Making New Year’s resolutions? Don’t forget, your mind is just as important as your body! Try these 10 mental health resolutions that will totally change your life forever!
I’ve never been a fan of “healthy” New Year’s resolutions. Goals are one thing, but resolutions are usually too extreme to actually succeed, then make you feel like a failure when you give up on them by January 15th. So, I’m not going to tell you to make resolutions to lose 50 pounds, or to give up sugar (or worse, denounce coffee!).
Instead, I’d like to propose a few mental health resolutions that actually set you up for success and help you live a happier life…which in turn leads to an overall healthier life.
Mental health resolutions to make
1. Schedule in “worry-free” time each day
If you only make one mental health New Year’s resolution this year, make it this one! Trust me, I know how hard it is to stop worrying, especially if you have anxiety disorder, but you can’t live a healthy life if you spend every waking moment in a state of tension.
It took practice, but I make myself stop worrying before bedtime. I remind myself that I can’t do anything about “it” (it being my worry, usually money) at midnight, so there is no point stressing over it. I make myself think about something positive instead.
2. Stop getting disproportionately angry
If you fly off the handle and throw a tantrum over minor inconveniences, it’s time to reevaluate your life. Many years ago, I gave myself a new rule: no more getting angry over things that don’t affect my life for more than a few minutes.
I know too many people who let one tiny thing ruin their entire day, who seethe with anger for hours over things that only affected their lives for a few minutes. By all means, get angry when the situation calls for it. Just get proportionately angry, then let it go when the event stops impacting your life. Spilled milk takes a minute to clean up. That’s how long you get to be angry about it, then you have to move on!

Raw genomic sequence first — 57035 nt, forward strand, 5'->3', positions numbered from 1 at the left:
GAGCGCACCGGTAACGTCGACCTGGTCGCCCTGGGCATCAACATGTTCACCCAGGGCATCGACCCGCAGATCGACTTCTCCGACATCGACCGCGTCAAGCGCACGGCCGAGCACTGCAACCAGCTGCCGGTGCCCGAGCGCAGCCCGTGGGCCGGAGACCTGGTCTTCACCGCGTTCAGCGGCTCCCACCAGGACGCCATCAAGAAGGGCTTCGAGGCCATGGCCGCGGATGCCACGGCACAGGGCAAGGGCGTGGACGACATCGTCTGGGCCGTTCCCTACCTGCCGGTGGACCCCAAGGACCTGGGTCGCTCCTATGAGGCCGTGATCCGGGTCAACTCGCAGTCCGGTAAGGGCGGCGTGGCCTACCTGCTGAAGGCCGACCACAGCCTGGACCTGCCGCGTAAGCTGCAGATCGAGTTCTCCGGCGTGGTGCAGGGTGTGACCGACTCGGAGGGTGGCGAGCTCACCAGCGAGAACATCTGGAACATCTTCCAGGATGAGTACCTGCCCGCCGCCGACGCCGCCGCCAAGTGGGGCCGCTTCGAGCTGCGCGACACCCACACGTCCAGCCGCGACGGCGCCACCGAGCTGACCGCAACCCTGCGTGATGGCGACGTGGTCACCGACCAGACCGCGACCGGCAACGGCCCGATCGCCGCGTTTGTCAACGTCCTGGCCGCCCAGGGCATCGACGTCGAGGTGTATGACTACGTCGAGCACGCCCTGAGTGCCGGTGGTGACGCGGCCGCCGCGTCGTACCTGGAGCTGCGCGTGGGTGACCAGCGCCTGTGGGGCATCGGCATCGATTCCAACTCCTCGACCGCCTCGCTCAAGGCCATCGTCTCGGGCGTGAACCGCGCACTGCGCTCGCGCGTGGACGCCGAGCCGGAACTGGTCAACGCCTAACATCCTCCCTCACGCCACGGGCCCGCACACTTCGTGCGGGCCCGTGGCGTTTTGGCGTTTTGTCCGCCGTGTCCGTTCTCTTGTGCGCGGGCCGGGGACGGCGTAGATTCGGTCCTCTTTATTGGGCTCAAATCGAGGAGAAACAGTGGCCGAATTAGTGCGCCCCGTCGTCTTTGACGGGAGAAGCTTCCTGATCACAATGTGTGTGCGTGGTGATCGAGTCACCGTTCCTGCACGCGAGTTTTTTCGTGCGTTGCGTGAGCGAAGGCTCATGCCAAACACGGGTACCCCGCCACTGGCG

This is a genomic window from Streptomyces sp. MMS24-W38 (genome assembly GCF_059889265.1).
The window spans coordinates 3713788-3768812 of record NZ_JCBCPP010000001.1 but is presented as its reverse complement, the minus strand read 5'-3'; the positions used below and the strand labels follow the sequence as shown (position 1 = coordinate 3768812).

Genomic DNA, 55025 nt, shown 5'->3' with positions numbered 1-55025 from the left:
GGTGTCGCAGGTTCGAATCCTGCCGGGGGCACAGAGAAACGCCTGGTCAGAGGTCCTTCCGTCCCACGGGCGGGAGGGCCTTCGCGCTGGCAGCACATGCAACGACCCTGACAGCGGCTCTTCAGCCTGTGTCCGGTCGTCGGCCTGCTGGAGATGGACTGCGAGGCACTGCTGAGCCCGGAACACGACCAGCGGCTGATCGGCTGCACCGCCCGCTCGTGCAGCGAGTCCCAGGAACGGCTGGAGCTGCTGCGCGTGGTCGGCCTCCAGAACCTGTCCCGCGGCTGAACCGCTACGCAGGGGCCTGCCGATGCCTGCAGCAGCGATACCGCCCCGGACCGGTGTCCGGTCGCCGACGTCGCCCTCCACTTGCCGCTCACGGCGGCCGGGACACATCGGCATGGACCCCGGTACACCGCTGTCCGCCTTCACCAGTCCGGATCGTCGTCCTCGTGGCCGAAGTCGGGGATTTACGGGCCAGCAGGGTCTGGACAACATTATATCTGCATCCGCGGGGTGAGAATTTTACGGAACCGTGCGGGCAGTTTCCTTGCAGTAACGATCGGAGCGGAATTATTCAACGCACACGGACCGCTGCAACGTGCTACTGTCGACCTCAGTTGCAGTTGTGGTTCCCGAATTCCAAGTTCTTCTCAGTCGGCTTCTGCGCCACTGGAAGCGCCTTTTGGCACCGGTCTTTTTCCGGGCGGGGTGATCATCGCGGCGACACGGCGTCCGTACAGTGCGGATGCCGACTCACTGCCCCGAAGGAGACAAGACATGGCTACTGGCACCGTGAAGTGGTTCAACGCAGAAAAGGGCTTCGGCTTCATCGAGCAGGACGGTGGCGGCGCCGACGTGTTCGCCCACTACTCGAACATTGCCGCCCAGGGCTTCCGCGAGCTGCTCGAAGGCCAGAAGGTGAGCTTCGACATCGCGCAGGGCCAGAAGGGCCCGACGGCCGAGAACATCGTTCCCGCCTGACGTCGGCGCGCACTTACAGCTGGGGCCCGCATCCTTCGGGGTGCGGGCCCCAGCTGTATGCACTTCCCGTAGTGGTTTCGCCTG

3. Stop sacrificing your needs for others’ “wants”
It’s one thing to sacrifice your own needs to help someone with their greater needs. However, it’s another thing entirely to sacrifice your needs for their “wants.” Let me explain with examples.
- Example 1: You are feeling really run down both emotionally and physically. You need a break, but your friend desperately needs someone to watch her daughter so that she can go to the emergency room. You realize that her need is greater, so you sacrifice your own to help her. This is fine.
- Example 2: You’re exhausted from a long week and need to unwind on Friday night at home on your sofa with a good book. Your friend is going to a party and doesn’t want to go alone. If you go, you’re sacrificing your needs for her wants. Give yourself permission to say no!